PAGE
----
The infectivity of five fish rotaviruses was assayed on 4 fish and two mammalian cell lines at different temperatures. These viruses were isolated recently from turbot (TRV), smelt (SRV), striped bass (SBR) and Atlantic salmon (ASR and HBR). The two mammalian lines, MA 104 and MDBK, were not susceptible to any of the viruses assayed, although viruses were adsorbed by the cells at certain temperatures. Of the four fish cell lines employed (CHSE-214, FHM, EPC and BB), only FHM cell failed to support the the growth of all the viruses. The EPC cells were susceptible, but the titers were low (≤105.5 TCID50/ml). Although the BB cells proved to be very useful for the replication of SRV, the Atlantic salmon rotavirus failed to grow in this cell line. The CHSE-214 cell is the optimal cell line for all these rotaviruses because they produced relatively high titers (between 106.25 and 109.25 TCID50/ml) when the cells were incubated at 15°C.
Properties of hemolysin produced by β-hemolytic Streptococcus sp., isolated from yellowtail (Seriola quinqueradiata) were investigated using the culture supernatant. The hemolytic activity of the toxin against sheep red blood cells reached a maximum after incubation at 25°C for 90 min or at 37 or 50°C for 30 min. The toxin showed higher activity at pH 5.5-6.0 and was intensively inactivated by papain and subtilisin (Bacillus subtilis protease) but was only slightly inhibited by pepsin and β-amylase. Sheep red blood cells were more sensitive to the toxin than rabbit, white-spotted char (Salvelinus leucomaenis) and rainbow trout (Oncorhynchus mykiss) red blood cells.
A comparison of the DNA homologies between five salmonid herpesviruses showed two distinct groupings. Herpesvirus salmonis (HPV) and the steelhead herpesvirus (SHV) appear to be different strains of the same virus. Oncorhynchus masou virus (OMV) andyamame tumor virus (YTV) also appear to be different strains of the same virus, althoughnot as closely related to one another as SHV and HPV. The nerka virus (NeVTA) issimilar yet distinct from OMV and YTV. It appears that the salmonid herpesviruses canthus be classified as follows;Herpesvirus salmonis Type 1 (HPV and SHV, from NorthAmerica) and Herpesvirus salmonis Type 2 (OMV, YTV and NeVTA, from Japan).
Virucidal activities of ethanol, methanol, propanol, phenol, cresol, iodophor and chlorine to infectious hematopoietic necrosis virus (IHNV) were examined. IHNV was inactivated by all the tested germicides : alcoholic germicides, cresol and indophor showed high virucidal activities, while phenol showed rather low virucidal activity. Virucidal activities of phenol and cholrine were decreased by the presence of organic substances. On the other hand, virucidal activities of alcholic germincides and cresol were not effected by organic substances indicating. Advantage of the usage of these disinfectants for inactivation of IHNV.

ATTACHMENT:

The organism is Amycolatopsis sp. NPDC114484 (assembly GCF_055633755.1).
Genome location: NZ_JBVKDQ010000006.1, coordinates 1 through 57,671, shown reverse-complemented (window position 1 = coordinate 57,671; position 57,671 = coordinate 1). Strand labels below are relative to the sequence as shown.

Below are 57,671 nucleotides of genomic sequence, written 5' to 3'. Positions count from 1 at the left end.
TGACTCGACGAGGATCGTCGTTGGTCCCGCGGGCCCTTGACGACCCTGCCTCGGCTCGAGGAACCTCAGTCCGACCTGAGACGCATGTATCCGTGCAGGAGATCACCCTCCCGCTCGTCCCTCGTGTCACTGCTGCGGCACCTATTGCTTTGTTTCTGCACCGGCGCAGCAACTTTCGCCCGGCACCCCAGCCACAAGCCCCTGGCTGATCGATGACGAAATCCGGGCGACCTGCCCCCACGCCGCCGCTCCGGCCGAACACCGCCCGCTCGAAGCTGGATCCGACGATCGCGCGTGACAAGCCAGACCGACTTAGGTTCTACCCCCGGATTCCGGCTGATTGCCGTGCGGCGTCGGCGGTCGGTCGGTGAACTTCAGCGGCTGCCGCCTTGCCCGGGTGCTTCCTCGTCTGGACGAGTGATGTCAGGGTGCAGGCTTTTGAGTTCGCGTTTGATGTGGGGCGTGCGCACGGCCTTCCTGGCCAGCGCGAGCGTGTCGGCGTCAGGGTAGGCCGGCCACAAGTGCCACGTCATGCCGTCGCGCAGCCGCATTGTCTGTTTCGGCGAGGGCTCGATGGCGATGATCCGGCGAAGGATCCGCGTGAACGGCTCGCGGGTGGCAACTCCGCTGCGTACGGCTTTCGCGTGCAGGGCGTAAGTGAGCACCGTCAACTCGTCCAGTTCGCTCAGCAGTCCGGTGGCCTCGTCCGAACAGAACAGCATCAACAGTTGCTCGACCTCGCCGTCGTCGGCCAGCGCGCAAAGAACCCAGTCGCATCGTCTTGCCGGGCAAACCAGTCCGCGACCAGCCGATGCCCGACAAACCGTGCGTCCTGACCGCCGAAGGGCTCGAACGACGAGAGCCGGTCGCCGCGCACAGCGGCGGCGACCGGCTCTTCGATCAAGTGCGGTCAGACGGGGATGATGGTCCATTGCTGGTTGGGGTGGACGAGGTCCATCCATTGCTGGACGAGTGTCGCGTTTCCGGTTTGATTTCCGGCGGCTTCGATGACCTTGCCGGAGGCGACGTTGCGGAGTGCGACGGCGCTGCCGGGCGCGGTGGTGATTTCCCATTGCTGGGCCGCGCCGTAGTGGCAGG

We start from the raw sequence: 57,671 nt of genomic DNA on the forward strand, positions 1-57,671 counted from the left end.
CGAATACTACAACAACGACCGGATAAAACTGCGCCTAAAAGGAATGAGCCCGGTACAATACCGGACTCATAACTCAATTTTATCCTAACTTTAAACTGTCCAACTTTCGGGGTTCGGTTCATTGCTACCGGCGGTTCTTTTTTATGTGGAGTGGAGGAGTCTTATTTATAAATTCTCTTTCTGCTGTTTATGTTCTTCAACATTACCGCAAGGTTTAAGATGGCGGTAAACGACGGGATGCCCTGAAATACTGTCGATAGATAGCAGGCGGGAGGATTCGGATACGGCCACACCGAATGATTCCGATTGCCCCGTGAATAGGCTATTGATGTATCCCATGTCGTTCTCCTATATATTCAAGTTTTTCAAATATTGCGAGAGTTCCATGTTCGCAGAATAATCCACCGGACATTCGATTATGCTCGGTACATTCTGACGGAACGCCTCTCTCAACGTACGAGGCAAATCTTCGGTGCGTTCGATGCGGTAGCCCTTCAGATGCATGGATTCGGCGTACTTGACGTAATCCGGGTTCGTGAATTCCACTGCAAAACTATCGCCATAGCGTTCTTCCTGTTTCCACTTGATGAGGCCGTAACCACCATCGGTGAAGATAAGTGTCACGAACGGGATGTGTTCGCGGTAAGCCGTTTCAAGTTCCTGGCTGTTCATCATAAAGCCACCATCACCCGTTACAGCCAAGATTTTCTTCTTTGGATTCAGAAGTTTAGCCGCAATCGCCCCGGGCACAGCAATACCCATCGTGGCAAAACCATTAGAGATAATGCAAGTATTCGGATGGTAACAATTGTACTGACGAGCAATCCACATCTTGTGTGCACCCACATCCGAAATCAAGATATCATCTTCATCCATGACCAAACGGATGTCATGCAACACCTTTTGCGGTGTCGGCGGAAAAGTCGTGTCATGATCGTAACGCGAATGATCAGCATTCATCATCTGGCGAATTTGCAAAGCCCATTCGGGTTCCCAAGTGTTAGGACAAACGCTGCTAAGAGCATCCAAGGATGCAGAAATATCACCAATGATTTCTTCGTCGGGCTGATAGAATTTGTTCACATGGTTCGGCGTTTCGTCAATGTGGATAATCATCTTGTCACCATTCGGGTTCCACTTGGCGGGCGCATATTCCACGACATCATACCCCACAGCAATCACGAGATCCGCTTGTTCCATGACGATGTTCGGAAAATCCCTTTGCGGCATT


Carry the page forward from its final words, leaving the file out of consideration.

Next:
Virucidal effects of invert soaps on IPNV and IHNV were tested. Three kinds of invert soap formulae were used : two formulae contained benzalkonium chloride and the other contained benzethonium chloride in the ingredient. All formulae inactivated IHNV by the exposure to 0.08% solutions for 15 seconds, but did not inactivate IPNV. Addition of 10% fetal calf serum to IHNV suspension reduced the virucidal activity of invert soaps : a fetal calf serum decreased the virucidal activities of benzalkonium chloride and benzethonium chloride to 1/8-1/4 and 1/16, respectively.
Immunoglobulin (Ig) was purified from the serum of eel (Anguilla japonica) and an indirect enzyme-linked immunosorbent assay (ELISA) was developed for the detection of eel antibody. Sera were collected from eel which had been injected with formalin-killed Edwardsiella tarda bacterin. A pool of the sera was precipitated with a 40% saturated ammonium sulfate solution, and then immunoglobulin was purified from the precipitates by gel-filtration and ion-exchange chromatography. The purified Ig emulsified in Freund's complete adjuvant was administered to a rabbit to prepare anti-eel Ig serum. Eel were immersed in the E. tarda bacterin at a density of 1 mg wet weight/ml for 1 h. Change in antibody titers in the vaccinated fish was determined by indirect ELISA. The titers of vaccinated fish were significantly higher than those of unvaccinated control fish.